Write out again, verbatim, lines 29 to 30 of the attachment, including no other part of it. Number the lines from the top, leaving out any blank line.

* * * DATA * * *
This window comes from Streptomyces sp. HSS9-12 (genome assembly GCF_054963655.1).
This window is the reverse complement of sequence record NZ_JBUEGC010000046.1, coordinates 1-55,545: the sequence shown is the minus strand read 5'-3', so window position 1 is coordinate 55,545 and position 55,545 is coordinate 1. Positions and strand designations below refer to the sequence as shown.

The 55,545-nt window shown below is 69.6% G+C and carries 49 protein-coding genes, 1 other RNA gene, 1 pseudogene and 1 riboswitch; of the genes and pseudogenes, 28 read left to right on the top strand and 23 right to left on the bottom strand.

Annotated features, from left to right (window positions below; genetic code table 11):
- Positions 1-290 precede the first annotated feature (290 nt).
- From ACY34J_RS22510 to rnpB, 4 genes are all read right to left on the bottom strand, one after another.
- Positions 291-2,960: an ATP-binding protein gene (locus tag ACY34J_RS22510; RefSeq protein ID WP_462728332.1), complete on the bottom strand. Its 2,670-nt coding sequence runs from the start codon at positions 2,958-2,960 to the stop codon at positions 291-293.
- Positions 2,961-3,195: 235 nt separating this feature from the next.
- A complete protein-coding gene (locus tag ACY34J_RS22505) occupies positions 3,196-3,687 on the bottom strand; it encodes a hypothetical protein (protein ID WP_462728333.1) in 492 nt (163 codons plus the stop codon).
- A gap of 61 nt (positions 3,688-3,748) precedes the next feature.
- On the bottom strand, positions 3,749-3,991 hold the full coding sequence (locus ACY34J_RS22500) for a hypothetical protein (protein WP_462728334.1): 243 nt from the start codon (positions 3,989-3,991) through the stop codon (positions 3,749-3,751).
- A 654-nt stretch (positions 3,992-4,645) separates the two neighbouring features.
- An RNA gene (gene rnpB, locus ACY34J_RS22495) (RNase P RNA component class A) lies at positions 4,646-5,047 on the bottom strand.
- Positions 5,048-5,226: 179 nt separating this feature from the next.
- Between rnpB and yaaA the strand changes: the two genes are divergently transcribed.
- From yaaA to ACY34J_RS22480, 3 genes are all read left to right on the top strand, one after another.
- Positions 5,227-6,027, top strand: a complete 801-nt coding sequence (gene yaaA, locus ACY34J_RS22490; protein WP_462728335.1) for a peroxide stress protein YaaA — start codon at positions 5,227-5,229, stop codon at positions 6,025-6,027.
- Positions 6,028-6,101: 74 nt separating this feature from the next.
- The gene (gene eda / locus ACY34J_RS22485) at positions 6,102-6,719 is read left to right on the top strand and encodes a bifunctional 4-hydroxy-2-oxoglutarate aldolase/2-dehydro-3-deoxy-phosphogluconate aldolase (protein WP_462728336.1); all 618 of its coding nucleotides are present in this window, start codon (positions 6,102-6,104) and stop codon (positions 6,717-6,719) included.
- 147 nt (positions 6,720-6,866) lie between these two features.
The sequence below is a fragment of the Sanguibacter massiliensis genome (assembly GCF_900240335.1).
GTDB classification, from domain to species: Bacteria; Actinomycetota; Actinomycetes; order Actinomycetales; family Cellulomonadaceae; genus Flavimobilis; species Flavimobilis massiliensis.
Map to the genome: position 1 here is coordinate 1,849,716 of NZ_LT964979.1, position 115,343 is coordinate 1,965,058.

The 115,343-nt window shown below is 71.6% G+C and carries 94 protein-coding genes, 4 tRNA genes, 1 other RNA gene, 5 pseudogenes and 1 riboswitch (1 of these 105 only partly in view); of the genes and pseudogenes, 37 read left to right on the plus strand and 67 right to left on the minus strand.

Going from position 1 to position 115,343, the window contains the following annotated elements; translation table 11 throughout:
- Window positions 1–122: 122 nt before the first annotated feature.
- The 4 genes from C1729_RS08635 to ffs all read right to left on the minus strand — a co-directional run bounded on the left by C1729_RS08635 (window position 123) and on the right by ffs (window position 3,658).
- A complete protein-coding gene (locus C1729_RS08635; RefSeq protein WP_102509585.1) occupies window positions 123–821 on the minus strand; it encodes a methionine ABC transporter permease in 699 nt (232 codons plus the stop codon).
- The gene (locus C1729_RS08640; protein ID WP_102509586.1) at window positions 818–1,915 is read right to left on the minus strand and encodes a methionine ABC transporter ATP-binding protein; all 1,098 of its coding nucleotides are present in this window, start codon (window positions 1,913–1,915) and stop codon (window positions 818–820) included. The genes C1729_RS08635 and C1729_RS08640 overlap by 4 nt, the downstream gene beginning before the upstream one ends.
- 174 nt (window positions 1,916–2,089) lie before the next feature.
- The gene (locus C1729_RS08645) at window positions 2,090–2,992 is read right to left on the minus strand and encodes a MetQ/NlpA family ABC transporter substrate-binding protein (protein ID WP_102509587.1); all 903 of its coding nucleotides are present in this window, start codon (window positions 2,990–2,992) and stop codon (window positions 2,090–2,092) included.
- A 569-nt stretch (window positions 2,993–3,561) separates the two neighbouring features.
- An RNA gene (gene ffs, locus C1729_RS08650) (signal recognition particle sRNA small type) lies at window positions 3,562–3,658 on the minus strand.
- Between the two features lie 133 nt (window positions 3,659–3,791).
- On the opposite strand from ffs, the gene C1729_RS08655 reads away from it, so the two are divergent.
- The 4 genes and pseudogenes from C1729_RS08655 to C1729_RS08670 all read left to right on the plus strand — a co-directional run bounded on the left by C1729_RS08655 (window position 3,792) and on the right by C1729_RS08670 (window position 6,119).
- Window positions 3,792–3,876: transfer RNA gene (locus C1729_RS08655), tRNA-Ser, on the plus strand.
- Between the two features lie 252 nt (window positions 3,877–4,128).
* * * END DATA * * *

- The gene (locus C1729_RS08640; protein ID WP_102509586.1) at window positions 818–1,915 is read right to left on the minus strand and encodes a methionine ABC transporter ATP-binding protein; all 1,098 of its coding nucleotides are present in this window, start codon (window positions 1,913–1,915) and stop codon (window positions 818–820) included. The genes C1729_RS08635 and C1729_RS08640 overlap by 4 nt, the downstream gene beginning before the upstream one ends.
- 174 nt (window positions 1,916–2,089) lie before the next feature.